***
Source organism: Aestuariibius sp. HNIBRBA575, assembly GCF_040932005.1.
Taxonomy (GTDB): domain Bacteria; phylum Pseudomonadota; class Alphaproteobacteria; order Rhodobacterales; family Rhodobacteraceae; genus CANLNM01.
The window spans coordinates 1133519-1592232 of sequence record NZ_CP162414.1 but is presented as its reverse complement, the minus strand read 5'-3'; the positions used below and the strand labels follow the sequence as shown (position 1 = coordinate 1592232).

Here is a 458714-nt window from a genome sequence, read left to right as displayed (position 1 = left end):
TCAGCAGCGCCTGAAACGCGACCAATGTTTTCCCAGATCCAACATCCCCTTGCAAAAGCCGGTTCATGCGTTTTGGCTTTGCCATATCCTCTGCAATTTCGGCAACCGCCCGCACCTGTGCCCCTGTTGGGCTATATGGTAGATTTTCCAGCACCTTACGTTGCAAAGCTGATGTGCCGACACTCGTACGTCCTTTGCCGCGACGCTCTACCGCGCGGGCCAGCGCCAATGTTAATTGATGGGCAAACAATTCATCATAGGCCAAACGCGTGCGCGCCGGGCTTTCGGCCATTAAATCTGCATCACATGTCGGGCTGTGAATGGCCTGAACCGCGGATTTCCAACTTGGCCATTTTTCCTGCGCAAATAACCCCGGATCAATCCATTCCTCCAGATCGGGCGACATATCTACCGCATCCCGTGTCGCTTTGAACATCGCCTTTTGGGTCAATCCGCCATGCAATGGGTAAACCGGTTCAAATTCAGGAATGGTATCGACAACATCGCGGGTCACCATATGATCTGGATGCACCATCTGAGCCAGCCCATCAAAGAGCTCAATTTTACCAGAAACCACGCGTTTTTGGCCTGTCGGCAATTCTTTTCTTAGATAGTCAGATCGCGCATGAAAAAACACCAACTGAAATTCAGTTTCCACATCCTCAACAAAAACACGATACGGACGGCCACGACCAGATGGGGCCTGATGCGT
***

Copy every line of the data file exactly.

Source organism: Aestuariibius sp. HNIBRBA575, assembly GCF_040932005.1.
Taxonomy (GTDB): domain Bacteria; phylum Pseudomonadota; class Alphaproteobacteria; order Rhodobacterales; family Rhodobacteraceae; genus CANLNM01.
The window spans coordinates 1133519-1592232 of sequence record NZ_CP162414.1 but is presented as its reverse complement, the minus strand read 5'-3'; the positions used below and the strand labels follow the sequence as shown (position 1 = coordinate 1592232).

Here is a 458714-nt window from a genome sequence, read left to right as displayed (position 1 = left end):
TCAGCAGCGCCTGAAACGCGACCAATGTTTTCCCAGATCCAACATCCCCTTGCAAAAGCCGGTTCATGCGTTTTGGCTTTGCCATATCCTCTGCAATTTCGGCAACCGCCCGCACCTGTGCCCCTGTTGGGCTATATGGTAGATTTTCCAGCACCTTACGTTGCAAAGCTGATGTGCCGACACTCGTACGTCCTTTGCCGCGACGCTCTACCGCGCGGGCCAGCGCCAATGTTAATTGATGGGCAAACAATTCATCATAGGCCAAACGCGTGCGCGCCGGGCTTTCGGCCATTAAATCTGCATCACATGTCGGGCTGTGAATGGCCTGAACCGCGGATTTCCAACTTGGCCATTTTTCCTGCGCAAATAACCCCGGATCAATCCATTCCTCCAGATCGGGCGACATATCTACCGCATCCCGTGTCGCTTTGAACATCGCCTTTTGGGTCAATCCGCCATGCAATGGGTAAACCGGTTCAAATTCAGGAATGGTATCGACAACATCGCGGGTCACCATATGATCTGGATGCACCATCTGAGCCAGCCCATCAAAGAGCTCAATTTTACCAGAAACCACGCGTTTTTGGCCTGTCGGCAATTCTTTTCTTAGATAGTCAGATCGCGCATGAAAAAACACCAACTGAAATTCAGTTTCCACATCCTCAACAAAAACACGATACGGACGGCCACGACCAGATGGGGCCTGATGCGT